About this Poem 

“The Coal Picker” was published in Sword Blades and Poppy Seed (Houghton Mifflin Company, 1914). 

The Coal Picker

He perches in the slime, inert,
Bedaubed with iridescent dirt.
The oil upon the puddles dries
To colours like a peacock’s eyes,
And half-submerged tomato-cans
Shine scaly, as leviathans
Oozily crawling through the mud.
The ground is here and there bestud
With lumps of only part-burned coal.
His duty is to glean the whole,
To pick them from the filth, each one,
To hoard them for the hidden sun
Which glows within each fiery core
And waits to be made free once more.
Their sharp and glistening edges cut
His stiffened fingers. Through the smut
Gleam red the wounds which will not shut.
Wet through and shivering he kneels
And digs the slippery coals; like eels
They slide about. His force all spent,
He counts his small accomplishment.
A half-a-dozen clinker-coals
Which still have fire in their souls.
Fire! And in his thought there burns
The topaz fire of votive urns.
He sees it fling from hill to hill,
And still consumed, is burning still.
Higher and higher leaps the flame,
The smoke an ever-shifting frame.
He sees a Spanish Castle old,
With silver steps and paths of gold.
From myrtle bowers comes the plash
Of fountains, and the emerald flash
Of parrots in the orange trees,
Whose blossoms pasture humming bees.
He knows he feeds the urns whose smoke
Bears visions, that his master-stroke
Is out of dirt and misery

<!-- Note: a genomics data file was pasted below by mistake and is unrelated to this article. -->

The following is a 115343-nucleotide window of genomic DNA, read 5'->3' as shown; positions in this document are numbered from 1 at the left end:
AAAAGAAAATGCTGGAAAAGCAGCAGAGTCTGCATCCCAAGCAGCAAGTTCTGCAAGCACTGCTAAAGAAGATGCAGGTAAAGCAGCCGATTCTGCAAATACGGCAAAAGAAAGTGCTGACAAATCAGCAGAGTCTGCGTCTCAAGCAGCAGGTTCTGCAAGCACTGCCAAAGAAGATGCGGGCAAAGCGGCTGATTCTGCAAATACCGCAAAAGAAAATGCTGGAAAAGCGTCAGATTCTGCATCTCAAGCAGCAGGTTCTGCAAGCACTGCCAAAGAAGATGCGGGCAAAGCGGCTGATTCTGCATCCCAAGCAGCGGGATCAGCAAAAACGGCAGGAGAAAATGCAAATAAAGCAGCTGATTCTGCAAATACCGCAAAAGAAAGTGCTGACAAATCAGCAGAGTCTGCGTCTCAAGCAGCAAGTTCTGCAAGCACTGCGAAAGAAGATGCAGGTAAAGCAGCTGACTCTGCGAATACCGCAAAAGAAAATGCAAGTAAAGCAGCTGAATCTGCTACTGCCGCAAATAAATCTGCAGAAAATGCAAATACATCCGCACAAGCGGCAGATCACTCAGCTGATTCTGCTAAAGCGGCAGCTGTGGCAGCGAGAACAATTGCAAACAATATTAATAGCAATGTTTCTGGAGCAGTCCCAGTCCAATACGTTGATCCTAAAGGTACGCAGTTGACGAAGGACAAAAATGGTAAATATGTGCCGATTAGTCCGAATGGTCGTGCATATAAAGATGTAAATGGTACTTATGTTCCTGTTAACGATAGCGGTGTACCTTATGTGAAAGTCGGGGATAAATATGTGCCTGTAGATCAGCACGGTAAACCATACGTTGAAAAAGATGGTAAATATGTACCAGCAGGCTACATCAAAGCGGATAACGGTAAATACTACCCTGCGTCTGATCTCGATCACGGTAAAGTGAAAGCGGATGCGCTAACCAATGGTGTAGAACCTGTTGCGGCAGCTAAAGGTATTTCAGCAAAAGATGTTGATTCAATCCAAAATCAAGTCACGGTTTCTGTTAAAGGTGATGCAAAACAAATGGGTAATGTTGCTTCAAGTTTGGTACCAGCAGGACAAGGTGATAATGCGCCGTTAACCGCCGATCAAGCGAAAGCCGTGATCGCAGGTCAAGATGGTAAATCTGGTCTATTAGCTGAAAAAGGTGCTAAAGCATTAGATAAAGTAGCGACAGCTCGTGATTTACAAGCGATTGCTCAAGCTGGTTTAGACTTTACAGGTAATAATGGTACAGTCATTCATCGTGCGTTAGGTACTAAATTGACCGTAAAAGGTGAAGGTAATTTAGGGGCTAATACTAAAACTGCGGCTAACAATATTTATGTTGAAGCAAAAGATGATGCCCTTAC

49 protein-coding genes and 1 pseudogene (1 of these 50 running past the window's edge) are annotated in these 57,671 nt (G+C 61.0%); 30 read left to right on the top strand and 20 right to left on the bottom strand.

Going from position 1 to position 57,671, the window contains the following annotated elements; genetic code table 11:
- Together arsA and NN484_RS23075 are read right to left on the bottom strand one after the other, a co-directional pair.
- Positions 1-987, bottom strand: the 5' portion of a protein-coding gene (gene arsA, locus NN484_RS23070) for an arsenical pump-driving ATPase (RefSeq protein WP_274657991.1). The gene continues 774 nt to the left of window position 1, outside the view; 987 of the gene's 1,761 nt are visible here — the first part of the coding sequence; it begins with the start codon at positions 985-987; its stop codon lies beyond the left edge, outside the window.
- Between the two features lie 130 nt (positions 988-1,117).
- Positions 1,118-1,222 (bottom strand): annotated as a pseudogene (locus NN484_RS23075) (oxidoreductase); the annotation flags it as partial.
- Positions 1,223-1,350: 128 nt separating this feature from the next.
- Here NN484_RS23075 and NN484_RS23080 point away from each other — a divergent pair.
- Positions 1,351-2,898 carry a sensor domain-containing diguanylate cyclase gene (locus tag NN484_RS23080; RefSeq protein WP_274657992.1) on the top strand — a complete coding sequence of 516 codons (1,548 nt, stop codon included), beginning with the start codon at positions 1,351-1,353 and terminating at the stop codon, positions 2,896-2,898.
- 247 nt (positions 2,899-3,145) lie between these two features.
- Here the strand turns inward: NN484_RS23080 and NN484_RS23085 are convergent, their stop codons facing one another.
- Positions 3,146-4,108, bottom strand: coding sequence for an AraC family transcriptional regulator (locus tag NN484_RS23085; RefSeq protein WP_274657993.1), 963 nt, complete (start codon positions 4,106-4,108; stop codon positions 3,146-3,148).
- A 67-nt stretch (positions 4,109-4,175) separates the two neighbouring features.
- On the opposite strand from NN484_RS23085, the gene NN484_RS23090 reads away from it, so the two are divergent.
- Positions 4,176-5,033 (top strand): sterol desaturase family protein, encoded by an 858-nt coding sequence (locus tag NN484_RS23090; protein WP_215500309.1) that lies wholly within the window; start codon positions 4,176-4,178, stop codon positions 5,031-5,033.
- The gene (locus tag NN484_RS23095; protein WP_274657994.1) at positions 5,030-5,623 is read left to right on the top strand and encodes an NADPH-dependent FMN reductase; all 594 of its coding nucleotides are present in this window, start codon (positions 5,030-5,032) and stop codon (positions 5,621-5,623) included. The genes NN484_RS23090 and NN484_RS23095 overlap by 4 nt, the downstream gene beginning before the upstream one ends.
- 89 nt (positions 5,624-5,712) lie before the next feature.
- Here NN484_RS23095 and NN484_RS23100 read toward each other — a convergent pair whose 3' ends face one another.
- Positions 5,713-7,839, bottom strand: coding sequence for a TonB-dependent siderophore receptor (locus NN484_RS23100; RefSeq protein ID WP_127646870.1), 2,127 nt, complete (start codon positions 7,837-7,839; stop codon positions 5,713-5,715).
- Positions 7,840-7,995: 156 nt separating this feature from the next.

To light the fire of poesy.
He sees the glory, yet he knows
That others cannot see his shows.
To them his smoke is sightless, black,
His votive vessels but a pack
Of old discarded shards, his fire
A peddler’s; still to him the pyre
Is incensed, an enduring goal!
He sighs and grubs another coal.

 

This poem is in the public domain. 

This poem is in the public domain. 

Amy Lowell

Amy Lowell

Born in 1874, Amy Lowell was deeply interested in and influenced by the Imagist movement and she received the Pulitzer Prize for her collection What's O'Clock

by this poet

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I do not care to talk to you although
  Your speech evokes a thousand sympathies,
  And all my being’s silent harmonies
Wake trembling into music. When you go
It is as if some sudden, dreadful blow
  Had severed all the strings with savage ease.
  No, do not talk; but let us rather

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Before the Altar, bowed, he stands
With empty hands;
Upon it perfumed offerings burn
Wreathing with smoke the sacrificial urn.
Not one of all these has he given,
No flame of his has Leapt to Heaven
Firesouled, vermilion-hearted,
Forked, and darted,
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I have come
from pride
all the way up to humility
This day-to-night.
The hill
was more terrible
than ever before.
This is the top;
there is the tall, slim tree.
It isn’t bent; it doesn’t lean;
It is only looking back.
At dawn,
under that tree,
still